Redemption Games by Barry Eisler
My rating: 2 of 5 stars
“Killing Rain” (also known as “Redemption Games”) is Barry Eisler’s fourth book in the series featuring John Rain, an accomplished contract assassin of half-Japanese and half-American extraction. The Mossad hires him to kill a notorious bomb maker whose expertise contributed to the loss of countless lives. John recruits a friend of his, Dox, as a partner for the job. The assassination does not go as planned and Rain and Dox become targets themselves. The plot is solid and rather interesting, if quite formulaic.
The blurb on the back cover says “If Quentin Tarantino ever got to take a crack at the James Bond franchise, chances are the resulting film would resemble one of Eisler’s novels about John Rain.” Well, I haven’t read other Rain novels, but if Mr. Tarantino wrote dialogues with such level of skill as Mr. Eisler demonstrates in “Killing Rain”, he would be booed out of movie theaters. The juvenile, idiotic banter between John Rain and Dox sounds as if it were written for a TV sitcom. Take the following conversation at the urinals: “Hey, man, no peeking.” “Don’t worry,” I said, surprising myself with a rare rejoinder, “from this far, I can only make out large objects.” So funny I forgot to laugh!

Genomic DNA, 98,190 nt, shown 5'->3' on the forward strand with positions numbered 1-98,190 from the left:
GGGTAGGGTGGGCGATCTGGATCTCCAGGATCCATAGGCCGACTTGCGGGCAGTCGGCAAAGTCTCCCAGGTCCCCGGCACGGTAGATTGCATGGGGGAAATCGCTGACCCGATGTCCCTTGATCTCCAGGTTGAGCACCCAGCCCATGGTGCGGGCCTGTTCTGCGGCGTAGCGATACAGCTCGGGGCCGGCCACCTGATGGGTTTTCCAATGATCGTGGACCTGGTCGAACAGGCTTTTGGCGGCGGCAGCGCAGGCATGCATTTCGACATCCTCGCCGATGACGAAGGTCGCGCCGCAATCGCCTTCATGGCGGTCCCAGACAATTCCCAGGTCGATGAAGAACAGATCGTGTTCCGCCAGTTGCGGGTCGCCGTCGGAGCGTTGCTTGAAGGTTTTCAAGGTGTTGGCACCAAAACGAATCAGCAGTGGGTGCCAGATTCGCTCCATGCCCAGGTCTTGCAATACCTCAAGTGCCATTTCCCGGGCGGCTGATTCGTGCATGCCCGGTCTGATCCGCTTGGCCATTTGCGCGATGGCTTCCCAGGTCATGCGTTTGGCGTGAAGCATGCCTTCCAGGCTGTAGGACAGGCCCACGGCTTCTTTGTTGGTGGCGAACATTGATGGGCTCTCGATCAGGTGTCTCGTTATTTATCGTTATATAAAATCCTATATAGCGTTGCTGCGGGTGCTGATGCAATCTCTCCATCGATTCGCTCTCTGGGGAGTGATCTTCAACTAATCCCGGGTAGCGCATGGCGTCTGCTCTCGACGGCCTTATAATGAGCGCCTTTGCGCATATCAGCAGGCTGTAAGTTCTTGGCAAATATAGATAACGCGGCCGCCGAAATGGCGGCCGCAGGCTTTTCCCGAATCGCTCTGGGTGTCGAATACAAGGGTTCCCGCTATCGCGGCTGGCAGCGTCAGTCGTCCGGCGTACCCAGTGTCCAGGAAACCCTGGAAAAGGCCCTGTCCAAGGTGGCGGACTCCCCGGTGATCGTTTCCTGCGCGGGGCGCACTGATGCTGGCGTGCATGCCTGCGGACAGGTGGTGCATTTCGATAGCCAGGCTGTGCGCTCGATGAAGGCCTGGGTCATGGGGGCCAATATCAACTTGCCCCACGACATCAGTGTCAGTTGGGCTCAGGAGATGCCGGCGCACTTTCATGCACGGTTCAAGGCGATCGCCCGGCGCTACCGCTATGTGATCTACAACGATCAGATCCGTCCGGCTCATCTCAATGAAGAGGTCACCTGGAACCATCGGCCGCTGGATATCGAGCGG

The characters lack any depth and their behavior is completely plot-driven. The pivotal scene at the Brown Sugar restaurant is written all wrong; it is psychologically implausible and makes the characters feel one-dimensional. The ending belongs to a different book. From the literary point of view, “Killing Rain” is junk. However, if a reader is only interested in the plot, the novel does provide some entertainment, and can be read in one sitting (were one to consider it a plus).
View all my reviews